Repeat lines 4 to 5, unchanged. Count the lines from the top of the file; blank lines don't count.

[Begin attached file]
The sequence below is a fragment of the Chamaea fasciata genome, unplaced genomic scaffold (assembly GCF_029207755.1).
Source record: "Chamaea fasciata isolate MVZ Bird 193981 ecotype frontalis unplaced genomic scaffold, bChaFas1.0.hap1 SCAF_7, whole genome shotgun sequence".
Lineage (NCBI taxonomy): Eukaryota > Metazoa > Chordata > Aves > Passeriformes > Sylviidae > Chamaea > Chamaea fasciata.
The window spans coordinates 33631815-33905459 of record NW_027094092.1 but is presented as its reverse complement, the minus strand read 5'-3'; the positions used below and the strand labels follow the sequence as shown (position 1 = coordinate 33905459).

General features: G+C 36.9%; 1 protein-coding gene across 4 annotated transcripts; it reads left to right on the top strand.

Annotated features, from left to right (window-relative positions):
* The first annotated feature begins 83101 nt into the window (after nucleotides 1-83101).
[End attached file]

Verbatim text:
The window spans coordinates 33631815-33905459 of record NW_027094092.1 but is presented as its reverse complement, the minus strand read 5'-3'; the positions used below and the strand labels follow the sequence as shown (position 1 = coordinate 33905459).

General features: G+C 36.9%; 1 protein-coding gene across 4 annotated transcripts; it reads left to right on the top strand.